TALES AND LEGENDS OF THE MOUNTAIN KINGDOM: Sir Charles Ross, the Rifle Scandal, and Royal Connections

Allyson Kenning
By Allyson Kenning
November 30th, 2011

In a small town one would often expect there to be interesting connections between people that make outsiders just shake their heads. You know, “my great great grandmother’s cousin’s brother-in-law’s little sister was actually one of Queen Victoria’s maids,” or something like that. You nod and smile and go, ‘oh, how cool’. The cliche “it’s a small world” exists for a reason: out in the broader world, we find little connections between seemingly unconnected things, events, and people all the time. And if you’re familiar with the six degrees of separation (or have at least seen the movie), and you believe in that concept to whatever degree you want to, you might like the series of connections I’m going to make for you in this story.

How is Rossland connected to Dodi Al-Fayed? You know, the son of Harrods owner Mohamed Al-Fayed, who was killed in the same car crash that took the life of the late Princess of Wales?  And how might these people be connected to one of the biggest political scandals in Canadian military history? Well let me tell you.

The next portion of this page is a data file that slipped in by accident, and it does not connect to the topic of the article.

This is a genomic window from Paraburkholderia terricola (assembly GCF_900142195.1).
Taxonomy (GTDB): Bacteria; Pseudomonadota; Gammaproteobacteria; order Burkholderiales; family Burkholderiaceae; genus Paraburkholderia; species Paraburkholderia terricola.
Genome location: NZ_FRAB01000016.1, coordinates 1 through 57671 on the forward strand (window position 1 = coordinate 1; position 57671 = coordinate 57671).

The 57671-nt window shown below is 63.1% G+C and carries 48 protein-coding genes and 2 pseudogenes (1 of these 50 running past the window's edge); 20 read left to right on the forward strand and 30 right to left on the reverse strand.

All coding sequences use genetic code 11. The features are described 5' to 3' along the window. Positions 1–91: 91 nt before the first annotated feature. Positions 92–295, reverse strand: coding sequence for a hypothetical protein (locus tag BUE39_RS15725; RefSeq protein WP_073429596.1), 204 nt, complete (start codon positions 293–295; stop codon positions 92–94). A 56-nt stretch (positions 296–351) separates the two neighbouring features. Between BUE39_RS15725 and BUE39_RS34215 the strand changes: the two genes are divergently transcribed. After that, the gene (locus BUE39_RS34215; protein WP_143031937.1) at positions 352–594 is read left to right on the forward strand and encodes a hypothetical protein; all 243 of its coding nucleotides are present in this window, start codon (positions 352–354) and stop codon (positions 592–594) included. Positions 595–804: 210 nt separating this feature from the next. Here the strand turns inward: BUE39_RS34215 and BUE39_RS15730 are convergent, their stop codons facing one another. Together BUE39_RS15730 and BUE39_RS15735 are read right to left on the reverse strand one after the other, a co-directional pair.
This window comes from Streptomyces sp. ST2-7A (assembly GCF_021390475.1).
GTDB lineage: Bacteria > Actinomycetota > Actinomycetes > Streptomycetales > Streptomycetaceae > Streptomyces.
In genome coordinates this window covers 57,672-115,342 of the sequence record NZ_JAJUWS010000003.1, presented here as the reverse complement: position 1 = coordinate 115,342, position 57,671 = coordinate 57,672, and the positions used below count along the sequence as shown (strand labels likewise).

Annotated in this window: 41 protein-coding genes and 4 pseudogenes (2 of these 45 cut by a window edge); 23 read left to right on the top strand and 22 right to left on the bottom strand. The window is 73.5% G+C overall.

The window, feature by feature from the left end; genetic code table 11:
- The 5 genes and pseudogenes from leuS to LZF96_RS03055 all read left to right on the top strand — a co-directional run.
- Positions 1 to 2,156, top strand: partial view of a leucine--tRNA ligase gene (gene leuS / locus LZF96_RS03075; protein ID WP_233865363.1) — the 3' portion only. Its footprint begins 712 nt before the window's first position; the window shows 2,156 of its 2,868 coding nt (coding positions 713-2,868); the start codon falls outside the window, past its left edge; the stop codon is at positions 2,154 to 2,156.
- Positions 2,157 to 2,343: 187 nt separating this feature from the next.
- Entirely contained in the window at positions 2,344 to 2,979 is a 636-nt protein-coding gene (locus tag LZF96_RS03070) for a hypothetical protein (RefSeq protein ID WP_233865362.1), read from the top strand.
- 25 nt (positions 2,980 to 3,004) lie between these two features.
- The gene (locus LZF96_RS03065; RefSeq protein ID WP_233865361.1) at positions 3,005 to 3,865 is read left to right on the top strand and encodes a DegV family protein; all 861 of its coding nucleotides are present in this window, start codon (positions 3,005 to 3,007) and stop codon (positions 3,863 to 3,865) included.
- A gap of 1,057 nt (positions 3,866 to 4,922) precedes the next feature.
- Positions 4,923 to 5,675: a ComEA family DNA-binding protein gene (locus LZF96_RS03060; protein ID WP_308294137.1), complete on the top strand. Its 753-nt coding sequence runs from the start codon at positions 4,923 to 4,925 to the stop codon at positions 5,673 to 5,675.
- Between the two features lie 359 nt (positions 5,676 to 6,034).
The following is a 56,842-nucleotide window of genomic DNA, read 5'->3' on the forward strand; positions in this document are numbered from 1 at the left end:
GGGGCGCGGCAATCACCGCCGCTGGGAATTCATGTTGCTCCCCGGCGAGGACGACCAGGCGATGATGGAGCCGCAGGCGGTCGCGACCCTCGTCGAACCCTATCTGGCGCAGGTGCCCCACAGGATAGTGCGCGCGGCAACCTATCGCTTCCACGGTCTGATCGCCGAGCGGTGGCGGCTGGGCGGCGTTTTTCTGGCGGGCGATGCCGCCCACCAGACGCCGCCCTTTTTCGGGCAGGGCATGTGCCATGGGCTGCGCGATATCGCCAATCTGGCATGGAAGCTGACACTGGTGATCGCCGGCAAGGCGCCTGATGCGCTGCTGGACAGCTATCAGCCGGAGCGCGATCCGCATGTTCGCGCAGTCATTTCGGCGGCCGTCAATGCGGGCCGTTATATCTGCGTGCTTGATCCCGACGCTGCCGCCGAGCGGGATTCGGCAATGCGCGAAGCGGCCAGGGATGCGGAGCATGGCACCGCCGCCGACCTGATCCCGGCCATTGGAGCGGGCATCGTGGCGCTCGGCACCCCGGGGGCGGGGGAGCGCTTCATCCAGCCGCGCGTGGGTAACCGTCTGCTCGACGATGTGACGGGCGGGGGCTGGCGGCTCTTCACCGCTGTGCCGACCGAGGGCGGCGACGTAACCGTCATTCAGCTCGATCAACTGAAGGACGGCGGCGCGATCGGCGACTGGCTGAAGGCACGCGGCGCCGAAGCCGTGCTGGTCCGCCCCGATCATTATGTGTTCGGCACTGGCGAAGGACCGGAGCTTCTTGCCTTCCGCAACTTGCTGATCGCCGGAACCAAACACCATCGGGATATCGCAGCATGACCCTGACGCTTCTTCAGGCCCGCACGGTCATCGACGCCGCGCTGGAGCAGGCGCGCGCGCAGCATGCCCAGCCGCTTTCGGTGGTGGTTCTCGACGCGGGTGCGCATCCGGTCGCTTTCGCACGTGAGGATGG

It started out with Rossland’s gold mining boom in the late 1890s. By 1897, BC mining speculation was making a big splash on the London Stock Exchange and there were over 40 BC mining companies who had their own market within the Exchange. There was a lot of excited press back in Jolly Old England about our little corner of the world. In fact, someone once referred to Rossland as New Johannesburg–the original Johannesburg in South Africa having been the site of an enormous gold rush in the 1880s.

Interestingly enough, our connecting thread between the people and events I previously mentioned includes another South African tie-in. Sir Charles Ross, the name of that connecting thread, did a stint in South Africa during the second Boer War, which took place between October 1899 and May 1902. Born to the 8th Baronet of Balnagown, a wealthy Scottish landowner, Sir Charles inherited the baronetcy when he was 11 years old and then went on to be quite the spoiled brat.

While attending the creme de la creme schools that male aristocrats typically attended (and still do) back then, like Eton and Cambridge, his mother spent ludicrous sums of money on luxuries for him, like “a magnificent ocean-going steam yacht, a large sailing yacht, the most superbly appointed and biggest steam launch for river use on the Thames, and a coach and four.” Well, perhaps he was not such a spoiled brat after all: he sued his mother once he reached his majority for spending all his money on such things. Ross was also a noted rower, sharpshooter, and game hunter.